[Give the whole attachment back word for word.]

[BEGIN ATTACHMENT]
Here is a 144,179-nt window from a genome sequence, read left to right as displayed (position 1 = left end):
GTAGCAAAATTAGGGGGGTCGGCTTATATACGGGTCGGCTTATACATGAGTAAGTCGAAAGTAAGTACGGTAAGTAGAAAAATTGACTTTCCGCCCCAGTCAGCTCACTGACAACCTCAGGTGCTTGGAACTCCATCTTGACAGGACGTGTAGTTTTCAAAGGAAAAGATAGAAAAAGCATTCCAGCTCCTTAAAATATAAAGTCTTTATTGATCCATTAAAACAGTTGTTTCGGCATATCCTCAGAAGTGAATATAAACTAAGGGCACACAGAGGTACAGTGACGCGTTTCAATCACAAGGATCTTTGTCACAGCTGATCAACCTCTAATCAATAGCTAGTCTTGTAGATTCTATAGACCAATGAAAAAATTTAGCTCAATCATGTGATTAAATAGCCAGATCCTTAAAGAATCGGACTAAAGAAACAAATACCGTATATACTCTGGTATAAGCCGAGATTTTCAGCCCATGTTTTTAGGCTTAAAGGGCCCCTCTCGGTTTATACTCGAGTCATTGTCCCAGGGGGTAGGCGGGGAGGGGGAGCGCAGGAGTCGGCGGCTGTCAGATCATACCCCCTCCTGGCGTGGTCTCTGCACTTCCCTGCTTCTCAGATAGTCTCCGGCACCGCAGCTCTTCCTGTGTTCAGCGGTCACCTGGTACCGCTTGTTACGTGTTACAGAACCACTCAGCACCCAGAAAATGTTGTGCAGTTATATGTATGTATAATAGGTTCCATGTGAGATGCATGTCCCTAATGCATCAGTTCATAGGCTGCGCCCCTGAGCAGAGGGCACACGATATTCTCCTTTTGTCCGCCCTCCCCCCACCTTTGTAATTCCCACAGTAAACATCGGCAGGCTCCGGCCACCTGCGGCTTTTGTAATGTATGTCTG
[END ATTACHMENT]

Here is a 144,179-nt window from a genome sequence, read left to right as displayed (position 1 = left end):
GTAGCAAAATTAGGGGGGTCGGCTTATATACGGGTCGGCTTATACATGAGTAAGTCGAAAGTAAGTACGGTAAGTAGAAAAATTGACTTTCCGCCCCAGTCAGCTCACTGACAACCTCAGGTGCTTGGAACTCCATCTTGACAGGACGTGTAGTTTTCAAAGGAAAAGATAGAAAAAGCATTCCAGCTCCTTAAAATATAAAGTCTTTATTGATCCATTAAAACAGTTGTTTCGGCATATCCTCAGAAGTGAATATAAACTAAGGGCACACAGAGGTACAGTGACGCGTTTCAATCACAAGGATCTTTGTCACAGCTGATCAACCTCTAATCAATAGCTAGTCTTGTAGATTCTATAGACCAATGAAAAAATTTAGCTCAATCATGTGATTAAATAGCCAGATCCTTAAAGAATCGGACTAAAGAAACAAATACCGTATATACTCTGGTATAAGCCGAGATTTTCAGCCCATGTTTTTAGGCTTAAAGGGCCCCTCTCGGTTTATACTCGAGTCATTGTCCCAGGGGGTAGGCGGGGAGGGGGAGCGCAGGAGTCGGCGGCTGTCAGATCATACCCCCTCCTGGCGTGGTCTCTGCACTTCCCTGCTTCTCAGATAGTCTCCGGCACCGCAGCTCTTCCTGTGTTCAGCGGTCACCTGGTACCGCTTGTTACGTGTTACAGAACCACTCAGCACCCAGAAAATGTTGTGCAGTTATATGTATGTATAATAGGTTCCATGTGAGATGCATGTCCCTAATGCATCAGTTCATAGGCTGCGCCCCTGAGCAGAGGGCACACGATATTCTCCTTTTGTCCGCCCTCCCCCCACCTTTGTAATTCCCACAGTAAACATCGGCAGGCTCCGGCCACCTGCGGCTTTTGTAATGTATGTCTG